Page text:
African American Student Mobility through Education: “You sound white…”

D2B's picture

 African American Student Mobility through Education: “You sound white…”

            A current issue within the black community and the current education system is that of a growing population of struggling Black students and the criticism of educated black individuals who are being labeled “white” and/or possessing attributes of “whiteness”. What exactly does this mean? Researchers John Ogbu and Signithia Fordham state, “to ‘act white’ is to give up one’s minority identity” (Fordham & Ogbu, 2). It is a conceived within black communities that academically high achieving, Standard American English speaking, and well-read black individuals are in fact acting “white”. As troublesome as this is, the topic has not sunken in as a credible issue within the current education system despite the fact that it is a major impediment within the Black community and is contributing to the closure of the minority achievement gap.

            Black American students have been the topic of achievement gap debates for years. The achievement gap measured between minorities and their white peers has led to much action on the part of Boards of Education across the country. However this issue lies deeper than what surface incentives and structurally changes have been addressing. Rather than get to the root of infection, the education system continues to bandage up the wound and hope for the best. Expectations are set high for minority students and when they are not met, many students either get lost or lose hope for their achievement and their academic interests slowly dwindle away.

            So what exactly is going on and how does this theory of ‘acting white’ feed into issues with the achievement gap and solving the quandaries concerning minority students, especially black students? To combat this issue within the education of Black Americans, it is very important to understand deeply rooted issues at the base. Black students that make up the low-achieving groups maintain a similar attitude toward learning. They are thoroughly aware of “societal inequity in economic and social mobility for their group [and] may come to feel that education will have little usefulness for future life and occupational pursuits” (Bernat, 1077).

            The previous quote very clearly highlights a conscious move on the part of African American young students. It is not an issue of inability to achieve; it is an awareness of the racial reality of their societies and the choice to follow an alternate route. The article “Racial Identity and Academic Attainment Among African American Adolescents” continues the conversation stating,

…structural and educational barriers in American society have led to African American youths’ development of oppositional identities around academics, where academic achievement is viewed as the domain of Whites. Strong group identification or connectedness, then, is implicitly linked to “cultural values” where education is either not valued or not believed to be a route to mobility for one’s group. (Bernat, 1077)

The value African American students place on schooling is a big issue. It is not that they do not see or acknowledge positive academic achievements. Histories of subjugation and illiteracy have enforced generational mental and consequently emotional handicaps within Black communities. Hence, Black students are capable of high academic achievement but culturally and communally associate that achievement and effort with White groups who have always been afforded such opportunities. Years of this ideal led to the notion that Black students who exceed academic expectations are automatically not acting characteristically Black.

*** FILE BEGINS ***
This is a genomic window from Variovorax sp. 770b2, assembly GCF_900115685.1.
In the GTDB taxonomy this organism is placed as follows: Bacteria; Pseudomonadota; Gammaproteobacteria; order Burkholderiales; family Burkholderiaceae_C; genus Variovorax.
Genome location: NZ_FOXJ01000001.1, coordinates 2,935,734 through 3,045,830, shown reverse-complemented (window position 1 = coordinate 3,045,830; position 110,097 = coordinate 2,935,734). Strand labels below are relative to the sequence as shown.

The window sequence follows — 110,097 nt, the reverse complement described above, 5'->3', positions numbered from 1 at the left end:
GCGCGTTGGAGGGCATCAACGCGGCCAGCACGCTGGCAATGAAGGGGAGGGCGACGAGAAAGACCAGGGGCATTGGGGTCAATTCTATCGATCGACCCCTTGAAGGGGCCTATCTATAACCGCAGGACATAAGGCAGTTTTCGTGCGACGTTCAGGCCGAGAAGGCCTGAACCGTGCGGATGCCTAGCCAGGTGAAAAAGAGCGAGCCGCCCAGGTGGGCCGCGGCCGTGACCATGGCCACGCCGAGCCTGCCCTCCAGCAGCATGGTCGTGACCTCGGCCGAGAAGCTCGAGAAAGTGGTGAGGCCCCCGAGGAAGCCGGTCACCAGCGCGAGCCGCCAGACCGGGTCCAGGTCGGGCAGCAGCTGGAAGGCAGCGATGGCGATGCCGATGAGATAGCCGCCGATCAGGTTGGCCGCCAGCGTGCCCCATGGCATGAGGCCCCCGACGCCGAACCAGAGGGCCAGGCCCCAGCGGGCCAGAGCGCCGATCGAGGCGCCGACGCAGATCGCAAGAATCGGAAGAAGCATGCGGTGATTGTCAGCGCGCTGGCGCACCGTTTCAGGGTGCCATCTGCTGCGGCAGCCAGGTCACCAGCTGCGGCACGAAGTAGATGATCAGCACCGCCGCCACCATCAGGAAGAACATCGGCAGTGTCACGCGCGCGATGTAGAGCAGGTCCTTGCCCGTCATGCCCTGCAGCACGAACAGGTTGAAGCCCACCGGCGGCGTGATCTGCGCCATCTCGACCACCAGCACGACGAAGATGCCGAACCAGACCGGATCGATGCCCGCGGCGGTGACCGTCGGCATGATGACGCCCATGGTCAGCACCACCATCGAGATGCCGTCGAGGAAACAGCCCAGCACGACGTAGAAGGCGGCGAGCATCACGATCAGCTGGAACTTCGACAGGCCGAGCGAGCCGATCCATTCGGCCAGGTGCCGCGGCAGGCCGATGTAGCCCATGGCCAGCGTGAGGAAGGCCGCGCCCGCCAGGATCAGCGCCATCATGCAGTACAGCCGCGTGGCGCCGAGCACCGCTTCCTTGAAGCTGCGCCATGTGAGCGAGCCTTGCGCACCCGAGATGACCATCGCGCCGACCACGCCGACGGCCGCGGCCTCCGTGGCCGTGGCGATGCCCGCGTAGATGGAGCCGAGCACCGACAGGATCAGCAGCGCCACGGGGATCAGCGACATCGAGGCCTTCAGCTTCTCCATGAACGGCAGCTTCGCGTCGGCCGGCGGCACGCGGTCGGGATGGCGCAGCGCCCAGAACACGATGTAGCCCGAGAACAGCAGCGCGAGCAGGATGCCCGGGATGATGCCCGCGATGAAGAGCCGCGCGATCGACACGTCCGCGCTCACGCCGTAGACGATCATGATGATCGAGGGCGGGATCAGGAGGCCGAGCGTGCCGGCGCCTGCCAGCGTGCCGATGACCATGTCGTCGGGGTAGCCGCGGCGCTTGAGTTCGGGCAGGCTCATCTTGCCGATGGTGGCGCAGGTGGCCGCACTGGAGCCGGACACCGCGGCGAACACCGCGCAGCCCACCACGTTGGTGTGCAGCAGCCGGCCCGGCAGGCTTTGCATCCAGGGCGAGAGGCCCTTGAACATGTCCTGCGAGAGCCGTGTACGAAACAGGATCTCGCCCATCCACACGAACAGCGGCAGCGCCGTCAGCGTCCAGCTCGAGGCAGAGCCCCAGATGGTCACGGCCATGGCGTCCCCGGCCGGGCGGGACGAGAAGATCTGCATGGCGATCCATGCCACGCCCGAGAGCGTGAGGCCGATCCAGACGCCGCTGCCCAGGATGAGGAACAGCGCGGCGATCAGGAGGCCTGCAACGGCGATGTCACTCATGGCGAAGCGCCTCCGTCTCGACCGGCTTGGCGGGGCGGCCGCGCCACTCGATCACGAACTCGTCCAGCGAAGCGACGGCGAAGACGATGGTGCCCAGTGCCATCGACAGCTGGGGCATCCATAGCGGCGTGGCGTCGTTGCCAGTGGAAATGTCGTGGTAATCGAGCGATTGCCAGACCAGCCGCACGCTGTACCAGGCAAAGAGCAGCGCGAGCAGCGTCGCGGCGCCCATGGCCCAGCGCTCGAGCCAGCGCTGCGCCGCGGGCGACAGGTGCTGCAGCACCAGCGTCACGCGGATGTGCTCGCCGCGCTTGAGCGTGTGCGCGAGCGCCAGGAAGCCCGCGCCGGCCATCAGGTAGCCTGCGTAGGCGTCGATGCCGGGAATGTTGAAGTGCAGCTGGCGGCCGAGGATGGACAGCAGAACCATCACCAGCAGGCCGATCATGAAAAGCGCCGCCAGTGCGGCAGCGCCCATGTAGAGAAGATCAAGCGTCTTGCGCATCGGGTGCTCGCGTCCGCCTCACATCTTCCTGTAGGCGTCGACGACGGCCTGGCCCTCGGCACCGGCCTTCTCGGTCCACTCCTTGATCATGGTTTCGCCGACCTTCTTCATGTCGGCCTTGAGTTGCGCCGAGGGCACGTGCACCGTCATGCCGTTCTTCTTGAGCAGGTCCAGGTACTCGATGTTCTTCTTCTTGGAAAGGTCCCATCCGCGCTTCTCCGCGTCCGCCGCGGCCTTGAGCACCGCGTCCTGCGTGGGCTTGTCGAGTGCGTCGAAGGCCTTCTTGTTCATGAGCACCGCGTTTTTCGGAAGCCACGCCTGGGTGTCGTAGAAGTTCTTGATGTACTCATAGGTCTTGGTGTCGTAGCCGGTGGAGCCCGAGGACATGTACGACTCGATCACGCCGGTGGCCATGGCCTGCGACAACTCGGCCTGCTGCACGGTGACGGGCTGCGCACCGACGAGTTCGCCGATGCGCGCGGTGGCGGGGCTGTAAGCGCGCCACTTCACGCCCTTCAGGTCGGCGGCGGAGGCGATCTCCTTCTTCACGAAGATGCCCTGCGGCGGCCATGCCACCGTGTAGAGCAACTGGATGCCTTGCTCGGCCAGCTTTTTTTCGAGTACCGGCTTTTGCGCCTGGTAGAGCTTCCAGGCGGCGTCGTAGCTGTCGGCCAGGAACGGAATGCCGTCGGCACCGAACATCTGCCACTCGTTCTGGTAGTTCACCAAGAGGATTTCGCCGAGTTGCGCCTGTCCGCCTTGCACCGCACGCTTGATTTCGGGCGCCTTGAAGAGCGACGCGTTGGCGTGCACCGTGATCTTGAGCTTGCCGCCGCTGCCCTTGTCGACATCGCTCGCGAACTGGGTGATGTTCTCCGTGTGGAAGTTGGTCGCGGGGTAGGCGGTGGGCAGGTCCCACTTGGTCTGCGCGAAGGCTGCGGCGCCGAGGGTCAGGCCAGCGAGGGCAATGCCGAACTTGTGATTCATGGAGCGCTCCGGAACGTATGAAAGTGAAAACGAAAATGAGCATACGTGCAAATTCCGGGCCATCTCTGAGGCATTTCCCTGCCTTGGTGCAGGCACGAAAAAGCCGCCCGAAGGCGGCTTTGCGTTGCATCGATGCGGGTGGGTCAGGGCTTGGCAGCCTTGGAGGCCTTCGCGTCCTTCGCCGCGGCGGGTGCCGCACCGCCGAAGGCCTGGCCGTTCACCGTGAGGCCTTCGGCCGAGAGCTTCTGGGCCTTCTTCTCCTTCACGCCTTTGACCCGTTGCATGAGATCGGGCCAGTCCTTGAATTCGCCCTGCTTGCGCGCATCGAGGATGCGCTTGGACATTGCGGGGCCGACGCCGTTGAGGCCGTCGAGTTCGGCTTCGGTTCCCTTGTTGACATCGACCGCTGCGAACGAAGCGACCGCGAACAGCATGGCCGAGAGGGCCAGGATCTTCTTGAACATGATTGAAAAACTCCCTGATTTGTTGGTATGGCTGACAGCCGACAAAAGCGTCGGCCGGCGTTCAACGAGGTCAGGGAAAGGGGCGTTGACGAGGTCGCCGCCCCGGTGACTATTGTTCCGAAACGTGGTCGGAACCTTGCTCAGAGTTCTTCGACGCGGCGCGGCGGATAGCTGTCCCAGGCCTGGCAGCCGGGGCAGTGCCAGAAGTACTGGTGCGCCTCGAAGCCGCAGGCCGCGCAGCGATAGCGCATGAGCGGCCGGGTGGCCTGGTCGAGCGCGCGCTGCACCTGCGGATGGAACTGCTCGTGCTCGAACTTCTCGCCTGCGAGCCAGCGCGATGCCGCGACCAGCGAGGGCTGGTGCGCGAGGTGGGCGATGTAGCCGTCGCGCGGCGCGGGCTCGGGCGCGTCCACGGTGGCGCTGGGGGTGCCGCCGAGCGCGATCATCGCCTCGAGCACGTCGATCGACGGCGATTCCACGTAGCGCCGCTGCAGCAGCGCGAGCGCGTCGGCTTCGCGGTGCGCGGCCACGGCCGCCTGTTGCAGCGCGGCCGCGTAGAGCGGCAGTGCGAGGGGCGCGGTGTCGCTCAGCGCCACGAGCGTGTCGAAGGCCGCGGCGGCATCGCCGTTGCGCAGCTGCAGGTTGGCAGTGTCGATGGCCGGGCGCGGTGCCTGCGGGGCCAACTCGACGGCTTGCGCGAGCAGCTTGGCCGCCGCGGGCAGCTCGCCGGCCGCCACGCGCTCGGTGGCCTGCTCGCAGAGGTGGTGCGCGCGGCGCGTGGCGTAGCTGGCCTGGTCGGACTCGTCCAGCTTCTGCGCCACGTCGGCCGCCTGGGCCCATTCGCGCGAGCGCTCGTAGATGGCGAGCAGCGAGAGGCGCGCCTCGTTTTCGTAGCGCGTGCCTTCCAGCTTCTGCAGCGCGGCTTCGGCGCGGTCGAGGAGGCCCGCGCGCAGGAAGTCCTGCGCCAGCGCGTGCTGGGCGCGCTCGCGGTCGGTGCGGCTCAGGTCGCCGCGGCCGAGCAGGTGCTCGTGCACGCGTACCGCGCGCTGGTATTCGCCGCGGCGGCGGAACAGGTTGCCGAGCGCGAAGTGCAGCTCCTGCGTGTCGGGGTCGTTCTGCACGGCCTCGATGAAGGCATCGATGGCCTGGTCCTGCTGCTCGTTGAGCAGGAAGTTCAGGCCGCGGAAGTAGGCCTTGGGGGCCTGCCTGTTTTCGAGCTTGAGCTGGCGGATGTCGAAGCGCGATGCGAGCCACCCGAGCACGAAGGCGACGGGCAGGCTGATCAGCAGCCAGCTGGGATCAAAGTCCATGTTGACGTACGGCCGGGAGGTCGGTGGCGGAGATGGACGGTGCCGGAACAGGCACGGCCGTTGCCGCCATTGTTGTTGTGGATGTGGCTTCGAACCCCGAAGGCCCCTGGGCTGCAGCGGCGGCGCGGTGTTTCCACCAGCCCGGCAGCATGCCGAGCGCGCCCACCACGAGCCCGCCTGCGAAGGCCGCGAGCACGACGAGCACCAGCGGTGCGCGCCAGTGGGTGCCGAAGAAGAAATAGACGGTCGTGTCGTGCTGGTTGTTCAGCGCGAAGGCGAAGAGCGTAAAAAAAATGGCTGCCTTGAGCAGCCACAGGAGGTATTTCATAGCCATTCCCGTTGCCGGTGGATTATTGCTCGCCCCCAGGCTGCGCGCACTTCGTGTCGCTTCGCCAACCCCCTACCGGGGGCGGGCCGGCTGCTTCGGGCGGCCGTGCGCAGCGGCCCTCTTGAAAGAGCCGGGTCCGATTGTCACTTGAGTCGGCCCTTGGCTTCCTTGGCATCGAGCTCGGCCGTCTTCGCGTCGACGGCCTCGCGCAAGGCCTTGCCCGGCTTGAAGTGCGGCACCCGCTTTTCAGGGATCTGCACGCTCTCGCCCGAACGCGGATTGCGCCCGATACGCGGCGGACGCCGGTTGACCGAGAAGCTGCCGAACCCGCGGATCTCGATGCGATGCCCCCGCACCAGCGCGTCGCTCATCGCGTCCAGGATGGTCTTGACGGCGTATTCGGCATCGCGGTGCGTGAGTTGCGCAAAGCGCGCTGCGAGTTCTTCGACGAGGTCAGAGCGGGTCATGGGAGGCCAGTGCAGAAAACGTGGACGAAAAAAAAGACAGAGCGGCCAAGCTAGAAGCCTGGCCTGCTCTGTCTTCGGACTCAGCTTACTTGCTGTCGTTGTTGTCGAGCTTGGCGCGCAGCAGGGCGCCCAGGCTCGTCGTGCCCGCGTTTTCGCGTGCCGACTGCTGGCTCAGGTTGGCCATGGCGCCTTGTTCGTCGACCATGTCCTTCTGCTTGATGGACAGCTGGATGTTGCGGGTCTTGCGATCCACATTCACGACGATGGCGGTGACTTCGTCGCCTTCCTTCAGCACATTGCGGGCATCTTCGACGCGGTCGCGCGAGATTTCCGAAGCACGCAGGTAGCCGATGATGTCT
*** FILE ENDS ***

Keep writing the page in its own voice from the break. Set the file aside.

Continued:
It is important to note some exemplary characteristics and behaviors of Black students who are labeled ‘white’ actors. These behaviors include “Speaking standard English”, “Going to the opera or ballet”, “Spending a lot of time in the library studying”, “Working hard to get good grades in school”, “Getting good grades in school”, “Doing volunteer work”, “Going camping, hiking…” and “Reading and listening to poetry”. To denote such activities and behaviors as characteristically ‘white’ is troublesome. It furthers the notion the opportunities and achievements are privileges of White communities and not Black communities.

It is not rare to hear a statement like ‘I don’t want to go to school and learn big words…I’ll lose myself’ coming from a Black high school student faced with higher education opportunities. Does this mean black students intentionally fail exams and perform poorly? Not necessarily, but it does suggest that these students enter the education system with an already discouraged and disinterested attitude that inhibits their learning capabilities and opportunities right off the bat. To do well within the education system is to be institutionalized by Whites, further removing one from his/her Black identity.

This leaves us at “How?” How can society and the system adjust themselves to allow Black students to change their views of academic excellence as the growth out of the minority (less educated Black community) and movement into the majority (educated White community) and the loss of one’s Black cultural identity and loyalty? Many agents must participate in social and academic renovation. Not only does the system’s approach need to change, but Black communities also need to take action and more ownership of the transfer of negative academic associations, mentally and culturally.